[Editor’s note: The tri-lingual press release is embedded at the bottom of the page on the original article: http://geo.coop/story/introducing-cooperative-educators-network .]
GEO is happy to announce that the Cooperative Educators Network website is up and running! We’ve been working on this for quite awhile now and we thought it would be nice to share some of the project history and vision with our readers.
In 2016, GEO, along with the Association of Cooperative Educators (ACE), and Toolbox for Education and Social Action (TESA), received a grant from the Cenex Harvest States (CHS) Foundation to create a plan for an on-line cooperative education portal. All three organizations had previously submitted individual proposals along these same lines, but instead of picking just one of the projects to fund, it was suggested that the three organizations work together on a joint proposal. It turned out to be a excellent idea, and a great example of Cooperative Principle #6.After receiving a planning grant from the CHS Foundation, GEO, ACE, and TESA set to work envisioning what a useful on-line education tool for cooperators might look like. We contacted over 200 individuals and organizations for thoughts and advice about what they would find most useful in a such a website. We got a good deal of response, and after much discussion and consultation, (including a trip to Philadelphia to meet with cooperative educators from USFWC, PACA, and CDS Consulting) we finally settled on an idea for a website that we really liked, and that we thought would be useful for the co-op community. However, it was a very ambitious idea.
What we wanted to create would be something akin to a “Google for co-ops.” Users would be able to specify the industry, region and type of co-operative they wanted information on and our website would then grab links to existing on-line resources that fit those descriptions. However, unlike Google and other search engines, our website would only be searching co-op websites, and would therefore return much more relevant results than simply using a normal search engine. We also wanted the website to provide other services (such as a “library of libraries” page with links to the best cooperative resource libraries from organizations like USFWC and NASCO) but the tailored searchi functionality was at the heart of the proposal.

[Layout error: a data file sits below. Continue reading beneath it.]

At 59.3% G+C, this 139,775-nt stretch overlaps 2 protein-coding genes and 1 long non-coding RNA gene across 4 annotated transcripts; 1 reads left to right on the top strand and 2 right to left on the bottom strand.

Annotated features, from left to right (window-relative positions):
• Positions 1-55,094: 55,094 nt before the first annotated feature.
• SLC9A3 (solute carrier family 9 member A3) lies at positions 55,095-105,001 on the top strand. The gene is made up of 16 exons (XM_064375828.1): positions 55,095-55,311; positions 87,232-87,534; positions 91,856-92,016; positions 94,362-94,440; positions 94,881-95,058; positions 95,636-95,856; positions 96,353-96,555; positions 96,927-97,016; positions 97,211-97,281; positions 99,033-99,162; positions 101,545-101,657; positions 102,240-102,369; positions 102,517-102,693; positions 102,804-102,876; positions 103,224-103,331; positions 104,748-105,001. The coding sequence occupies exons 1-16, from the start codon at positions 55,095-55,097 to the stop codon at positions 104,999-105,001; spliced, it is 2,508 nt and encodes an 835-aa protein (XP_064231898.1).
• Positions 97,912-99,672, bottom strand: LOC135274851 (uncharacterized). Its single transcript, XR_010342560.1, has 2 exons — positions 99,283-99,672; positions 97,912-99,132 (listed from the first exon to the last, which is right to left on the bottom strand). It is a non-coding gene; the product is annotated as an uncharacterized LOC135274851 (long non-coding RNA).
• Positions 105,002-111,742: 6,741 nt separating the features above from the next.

Unfortunately, our big dreams came with big price tags, and it turns out that building a customized search/filter tool is not as easy as one might think. We engaged a web design cooperative to come up with a plan for build out and a prospective budget for the project. It was considerably more expensive than we were expecting, but after discussing with them at length where the costs were coming from, and after getting several other bids for the project that all came out pretty much the same, we realized that we were simply going to need quite a bit of money to realize our vision.
We put together our grant proposal for the project and presented it to the CHS Foundation in 2017. The Foundation funded our proposal, but was not able to provide enough financial assistance for us to complete the project as we had planned. But not being types who are easily dissuaded, we decided to re-work our design for the website so that it would fit within the budget that we had to work with, while still providing a similar tool to what we initially envisioned.